JACK BEAUREGARD ON THE WEB: www.jackbeauregard.com
Berlin in march 2013. It’s still winter. I tell myself: „Snow doesn’t matter. It’s even beautifully white. The cold and the frozen damp are merely celestial whims, which need not concern you.“ I am travelling by bike. In my coat pocket is a media player and I have slipped a huge pair of headphones on over my cap. I hear a bass sound, as warm and friendly as a blue whale’s Hello. My body temperature rises by two tenths of a degree Celsius and the snow on Schönhauser Allee shines all the more vividly. I hear reverberating guitars and angel choirs from far away. Above them rises a voice: „It’s going down, it’s going down, it’s going down.“ Why? What’s going down the drain? Us? The world? Have you been to the future? What did you see?
The voice belongs to Daniel Schaub. He and Pär Lammers form the electronic- songwriter super-duo Jack Beauregard. Their new album is entitled „Irrational“. I’m listening to it now, out here in the muffled city, and I want to hear it when I’m sitting in that shuttle to Mars, waving goodbye and „see you not so soon“ to our gray-blue planet. Because this music is made for today and tomorrow: It allows us to look up into space now, and tomorrow to think back in a dream of something that was good and exciting in the early teenage years of the second millennium.
Jack Beauregard was founded in 2006 in Amsterdam, where Pär Lammers and Daniel Schaub studied. They came up with their first song ideas on a joint trip through Scandinavia, before mutating into the indietronic answer to the Beatles in Daniel’s one-bedroom apartment in Amsterdam. Their first album „Everyone Is Having Fun“ was released in 2009 on Tapete Records. This very catchy and yet fairly rough mishmash of styles afforded Jack Beauregard their first successes.
But the real momentum began in 2011, after the two relocated to Berlin, with the release of „The Magazines You Read“. The album and the first single „You Drew A Line“ made all of those who still have any feelings listen up. Finally it was once again possible to cry while dancing (or the reverse). Jack Beauregard’s flawless pop brought them truck loads of critical acclaim, enthusiastic devotion and concerts as support for Hurts, Gotye, Mika and Boy.
After working their magic onstage in Germany, Austria, Switzerland, Holland, Sweden, Denmark, England and France, Pär Lammers and Daniel Schaub began creating their so-called difficult third album, allowing themselves an entire year. „Irrational“ originated in Berlin, within the four walls of their Jaqueline Bellevue Studio. For the first time, Jack Beauregard worked with guest musicians, recording drums and woodwinds, with the wonderful Valeska Steiner from Boy contributing backing vocals on some of the songs.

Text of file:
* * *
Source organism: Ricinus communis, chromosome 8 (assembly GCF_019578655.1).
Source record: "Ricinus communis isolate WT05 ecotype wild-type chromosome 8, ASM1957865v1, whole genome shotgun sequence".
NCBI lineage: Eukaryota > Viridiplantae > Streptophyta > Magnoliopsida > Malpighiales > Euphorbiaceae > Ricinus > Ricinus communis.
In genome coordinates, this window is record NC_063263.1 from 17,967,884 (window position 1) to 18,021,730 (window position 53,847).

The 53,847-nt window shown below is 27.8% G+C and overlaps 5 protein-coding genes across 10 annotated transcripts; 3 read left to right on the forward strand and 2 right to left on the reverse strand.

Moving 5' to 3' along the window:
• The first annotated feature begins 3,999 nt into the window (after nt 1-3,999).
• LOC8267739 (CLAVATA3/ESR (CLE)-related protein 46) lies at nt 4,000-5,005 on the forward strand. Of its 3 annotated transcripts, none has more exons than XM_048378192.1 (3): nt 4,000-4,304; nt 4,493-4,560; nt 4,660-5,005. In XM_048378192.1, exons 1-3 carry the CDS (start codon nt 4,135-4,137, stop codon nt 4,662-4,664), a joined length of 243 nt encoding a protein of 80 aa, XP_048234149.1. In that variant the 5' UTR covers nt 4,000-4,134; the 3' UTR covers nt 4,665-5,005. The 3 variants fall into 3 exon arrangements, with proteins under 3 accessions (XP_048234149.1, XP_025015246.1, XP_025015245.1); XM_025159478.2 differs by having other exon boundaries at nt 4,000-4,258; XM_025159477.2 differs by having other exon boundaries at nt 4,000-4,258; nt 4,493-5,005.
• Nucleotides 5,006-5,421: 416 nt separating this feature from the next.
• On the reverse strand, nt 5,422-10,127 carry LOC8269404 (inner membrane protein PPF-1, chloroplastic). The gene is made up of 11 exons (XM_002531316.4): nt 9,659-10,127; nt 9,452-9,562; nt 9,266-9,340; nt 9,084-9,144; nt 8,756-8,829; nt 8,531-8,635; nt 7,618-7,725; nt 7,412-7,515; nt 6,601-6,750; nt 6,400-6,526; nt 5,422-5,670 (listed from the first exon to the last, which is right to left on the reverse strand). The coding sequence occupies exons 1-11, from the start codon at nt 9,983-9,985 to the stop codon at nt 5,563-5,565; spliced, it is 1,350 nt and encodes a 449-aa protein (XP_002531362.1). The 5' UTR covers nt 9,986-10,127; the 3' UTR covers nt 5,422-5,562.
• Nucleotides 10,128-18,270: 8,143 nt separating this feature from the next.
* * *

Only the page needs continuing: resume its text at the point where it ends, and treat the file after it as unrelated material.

Daniel Schaub and Pär Lammers tirelessly hone the perfect synthesis of acoustic and programmed elements. The effort, nerves, patience, relationships, friendships and biorhythms that were sacrificed for this record are nowhere to be heard. The music is inexplicably unencumbered. But it must be said here: It is a great achievement to write, record and produce such colorful and multifaceted music.
With „Irrational“, Jack Beauregard have succeeded in allowing the listener to completely forget what instruments are being played, which words are saying what, and in what style this music might be categorized. They move elegantly between song and track, between the straight bass drum and the „I love you, I love you not“ – a melancholy dilemma that can be found within every melodic phrase of this record. With their third album, Pär Lammers and Daniel Schaub have achieved the kind of independence and universality that, for example, can bring an author to distrust his words and make him forget his work. The music says, „Put the pen away, shut down the computer, listen closely, dream on.“
A dream is not a bad analogy for what holds the ten songs on „Irrational“ together. The music and lyrics play with memories of situations that never happened, yet seem more real than everything that actually did happen. „This ship is on fire, but it’s leaving the harbor“ sings Daniel like a man who was on board, but has no idea how he managed to reach land unscathed. „Not That Kind“, the first single from the album, describes how it mostly is: „It’s not that bad, it’s not that kind.“ This state between euphoria and despondency – one might say the normal state, which is good because it contains all shades within itself – has rarely been celebrated as beautifully as in this song.
The entire album travels through time, exploring the styles of the last, say, 50 years: The Gaussian blur of Simon and Garfunkel, the rhythmic framework of „Rockit“ era Herbie Hancock, the nursery rhyme melodies of Robert Palmer and Nik Kershaw, the magic of great pop albums from „Rumours“ to „Thriller“ to „Alphabetical“. All of that shines through the music like the sun through the parchment. Yet there is never a fence post in sight: Jack Beauregard have internalized their heroes far too much to be eclectic. On „Irrational“ Pär Lammers and Daniel Schaub have simply made their music, showing everywhere they have ever been. And we can dance to it or we can cry to it. Or both.
Slowly i’m starting to believe in time travel: While wandering about on the Internet i discover a photo that is hanging in a canadian museum. It shows a crowd of people around 1940. And right in the midst of it is a tall hipster in sunglasses, a printed shirt and woolen scarf: Daniel Schaub! A few days later i watch „Circus“ by Charlie Chaplin for about the hundred and fiftieth time. In this film from 1928 there is a street scene where a figure in a long coat can very briefly be seen walking through the picture, talking on a mobile phone. Poor disguise, Pär Lammers! I’ve got you guys!